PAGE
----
Couple facts and benefits:

  • 12% of the roofs in Germany are Green Roofs. (That’s Amazing)
  • Green Roofs can be designed with no/low maintenance plants or with nice, higher maintenance vegetation.
  • Green Roofs can be installed on slopes. (Pure Genius)
  • Green Roofs cost btwn $10-15 per sq foot. (Cheaper than I thought)
  • The City Government of Chicago has a Green Roofing and rooftop garden program
  • Green Roofs protect the sun from beating down on the roof in the summer and provide insulation in the winter.
  • Green Roofs help to control storm run-off and protect city storm sewers from becoming overwhelmed.
  • Green Roofs help roofs last 2-3 times longer.
  • Green Roofs provide a space for wild life (mainly birds)
  • Green Roofs look better than black tar roofs. (Unless you’re a black tar roofer I suppose)
  • Green Roofs help reduce carbon dioxide.

Now if you’re as amazed as I am, then continue reading.

There are lots of manufacturers in the green roof industry. Some provide the materials needed for integrating the green roof right into your roof just like what you’d think. Other provide a more plug and play system which basically allows you to set deep trays of vegetation just an inch above your existing roof. Each application has benefits/drawbacks and should be considered per situation. The #1 factor to think about is the strength of the existing roof.

Don’t think this is the end of my green roof ambitions. I’ll do a project at some point. In the meantime, check out these additional resources:

1. The city of Chicago is an AWESOME resource. Tons of down loadable guides and useful resources at the bottom of the page.

2. The Live Roof system is a plug n play system similar to Green Blocks.

3. 3 page decent overview of Green Roofs.

4. Michigan State is doing some research on green roofs

Now that I’ve uncovered this new world, I’ll share more info if I find it.

 

We really wanted to go Native, I promise. September 27, 2007

Filed under: Landscaping,Live Green 2.0 — budint @ 1:38 am

So the xeriscape development continues.  Within this landscaping project our goal was to use native plants, or plants which are indigenous to Missouri. The idea is that these plants are naturally more resilient, have less fungal problems and require less maintenance (including less water).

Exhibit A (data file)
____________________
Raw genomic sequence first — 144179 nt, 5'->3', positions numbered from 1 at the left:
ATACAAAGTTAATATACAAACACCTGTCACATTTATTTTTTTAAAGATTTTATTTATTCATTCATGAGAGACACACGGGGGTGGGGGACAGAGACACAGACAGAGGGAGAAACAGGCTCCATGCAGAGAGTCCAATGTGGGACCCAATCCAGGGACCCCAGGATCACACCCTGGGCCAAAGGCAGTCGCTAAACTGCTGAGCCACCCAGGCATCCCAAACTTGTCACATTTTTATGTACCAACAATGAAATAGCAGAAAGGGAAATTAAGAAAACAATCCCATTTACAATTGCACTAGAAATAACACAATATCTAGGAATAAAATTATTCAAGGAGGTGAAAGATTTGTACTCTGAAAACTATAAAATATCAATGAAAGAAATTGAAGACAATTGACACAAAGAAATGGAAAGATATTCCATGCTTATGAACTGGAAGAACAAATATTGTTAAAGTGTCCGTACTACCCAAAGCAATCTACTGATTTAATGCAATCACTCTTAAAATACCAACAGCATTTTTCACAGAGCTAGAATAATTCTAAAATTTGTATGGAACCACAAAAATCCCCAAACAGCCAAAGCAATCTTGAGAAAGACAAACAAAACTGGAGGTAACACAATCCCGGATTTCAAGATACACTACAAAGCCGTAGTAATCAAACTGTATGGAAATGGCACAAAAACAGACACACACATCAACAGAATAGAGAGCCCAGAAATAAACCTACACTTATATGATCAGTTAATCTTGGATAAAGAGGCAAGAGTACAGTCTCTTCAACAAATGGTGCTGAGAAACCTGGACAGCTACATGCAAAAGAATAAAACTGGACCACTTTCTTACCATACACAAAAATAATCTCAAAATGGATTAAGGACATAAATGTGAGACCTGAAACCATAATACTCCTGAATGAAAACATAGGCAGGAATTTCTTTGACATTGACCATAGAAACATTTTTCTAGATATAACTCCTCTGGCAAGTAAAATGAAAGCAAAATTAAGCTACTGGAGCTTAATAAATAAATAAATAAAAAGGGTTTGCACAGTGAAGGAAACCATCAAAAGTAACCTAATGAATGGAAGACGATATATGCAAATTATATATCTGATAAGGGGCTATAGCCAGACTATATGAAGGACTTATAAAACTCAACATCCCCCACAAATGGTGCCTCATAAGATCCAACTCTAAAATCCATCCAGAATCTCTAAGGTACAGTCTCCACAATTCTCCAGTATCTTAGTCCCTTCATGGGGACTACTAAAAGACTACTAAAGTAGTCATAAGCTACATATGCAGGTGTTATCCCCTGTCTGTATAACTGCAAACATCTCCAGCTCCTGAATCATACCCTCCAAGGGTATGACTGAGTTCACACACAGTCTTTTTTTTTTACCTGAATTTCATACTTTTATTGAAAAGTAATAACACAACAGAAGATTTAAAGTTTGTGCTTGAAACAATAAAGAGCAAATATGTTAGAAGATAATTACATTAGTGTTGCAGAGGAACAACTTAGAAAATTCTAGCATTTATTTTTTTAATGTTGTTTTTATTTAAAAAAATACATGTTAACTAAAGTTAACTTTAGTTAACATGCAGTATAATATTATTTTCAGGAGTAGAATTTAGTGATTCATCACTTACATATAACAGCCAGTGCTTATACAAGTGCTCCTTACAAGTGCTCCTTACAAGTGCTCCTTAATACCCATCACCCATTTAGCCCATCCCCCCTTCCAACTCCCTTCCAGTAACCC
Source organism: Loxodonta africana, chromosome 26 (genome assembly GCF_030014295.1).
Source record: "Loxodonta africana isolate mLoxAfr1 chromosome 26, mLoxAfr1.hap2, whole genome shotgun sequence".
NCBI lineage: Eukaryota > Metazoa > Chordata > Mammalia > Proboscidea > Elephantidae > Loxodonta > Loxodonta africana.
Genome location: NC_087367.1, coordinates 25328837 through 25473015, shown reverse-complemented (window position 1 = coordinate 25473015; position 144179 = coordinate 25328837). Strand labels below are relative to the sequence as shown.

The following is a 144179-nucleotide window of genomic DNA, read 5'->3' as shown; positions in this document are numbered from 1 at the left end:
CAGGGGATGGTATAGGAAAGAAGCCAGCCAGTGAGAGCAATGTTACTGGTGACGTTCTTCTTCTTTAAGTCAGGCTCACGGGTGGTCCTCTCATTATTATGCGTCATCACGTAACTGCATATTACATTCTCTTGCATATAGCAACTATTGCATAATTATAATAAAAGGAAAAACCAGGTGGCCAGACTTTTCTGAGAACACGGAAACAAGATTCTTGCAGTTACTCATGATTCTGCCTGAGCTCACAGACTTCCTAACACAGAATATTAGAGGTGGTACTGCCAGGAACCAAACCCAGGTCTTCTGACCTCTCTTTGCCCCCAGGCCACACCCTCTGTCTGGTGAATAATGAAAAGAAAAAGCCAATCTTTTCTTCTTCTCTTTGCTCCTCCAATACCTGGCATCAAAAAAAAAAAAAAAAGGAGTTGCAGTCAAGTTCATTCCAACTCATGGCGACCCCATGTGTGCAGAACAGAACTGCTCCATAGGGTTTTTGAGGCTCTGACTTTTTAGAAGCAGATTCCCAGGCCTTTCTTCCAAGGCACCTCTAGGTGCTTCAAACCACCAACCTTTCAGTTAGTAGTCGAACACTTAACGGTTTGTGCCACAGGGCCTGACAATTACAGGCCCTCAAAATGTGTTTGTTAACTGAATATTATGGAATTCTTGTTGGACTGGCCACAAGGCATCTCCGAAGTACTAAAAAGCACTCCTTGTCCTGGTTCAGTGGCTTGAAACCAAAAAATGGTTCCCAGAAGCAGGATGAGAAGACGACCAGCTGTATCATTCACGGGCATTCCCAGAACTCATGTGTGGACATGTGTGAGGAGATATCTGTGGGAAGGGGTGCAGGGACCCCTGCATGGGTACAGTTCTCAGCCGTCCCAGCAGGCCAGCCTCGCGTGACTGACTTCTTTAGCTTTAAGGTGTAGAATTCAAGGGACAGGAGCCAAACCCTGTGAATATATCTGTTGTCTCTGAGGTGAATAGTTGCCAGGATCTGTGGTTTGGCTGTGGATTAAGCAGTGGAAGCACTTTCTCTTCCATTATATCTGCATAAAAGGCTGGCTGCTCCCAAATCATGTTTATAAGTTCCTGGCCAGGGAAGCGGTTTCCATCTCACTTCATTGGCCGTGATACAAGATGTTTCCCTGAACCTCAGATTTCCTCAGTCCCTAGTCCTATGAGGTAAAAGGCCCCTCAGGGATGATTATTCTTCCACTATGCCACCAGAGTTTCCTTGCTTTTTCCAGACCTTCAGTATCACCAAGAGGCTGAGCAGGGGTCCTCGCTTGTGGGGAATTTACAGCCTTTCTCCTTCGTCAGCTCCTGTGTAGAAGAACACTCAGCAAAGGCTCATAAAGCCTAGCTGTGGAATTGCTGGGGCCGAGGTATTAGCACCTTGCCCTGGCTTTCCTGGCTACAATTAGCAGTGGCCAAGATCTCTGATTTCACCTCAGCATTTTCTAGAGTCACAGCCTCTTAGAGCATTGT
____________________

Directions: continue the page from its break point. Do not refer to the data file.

We did some extensive online research to find a list of native plants that would work for our front yard landscaping. This area of our yard is very shaded and is partially on a slope. With our list in hand we made a trip to home depot so as to develop of baseline of native plant availability and general landscaping pricing. As expected, HD had few of the plants on the list, but they were running some nice end of season sales.

Next we visited Bayers nursery on Hampton and Bowood Farms Nursery in the Central West End. Bayer was a bit of a let down, but Bowood had a tremendous selection and even a section for Native plants. The trouble we encountered though was that the majority of the natives (talking non-shrubs) were intended for sunny areas. The guy in shrubs however gave us a good education on which shrubs would work well in our shaded area and which required little maintenance/water. With his advice and a good sense for the price difference between a local nursery and Home Depot’s sale prices we headed back to Home Depot.  This time we hit an HD in the burbs where the garden section was much more comprehensive.

In the end we didn’t get all native missouri plants, we did however get plants which are recommended for growth in our region for their hardiness and drought resistance. Additionally, we were able to get the majority of our landscaping (shrubs, ground cover, mulch, garden soil, etc) for around $250. At the local nurseys (w/o the sales) this same purchase was guaranteed to be between $500-$600.

Some might see this as a setback, but we see it as a compromise. And when you don’t have money growing on trees (green thumb joke), that’s what you have to do.

(will include pics later in the week)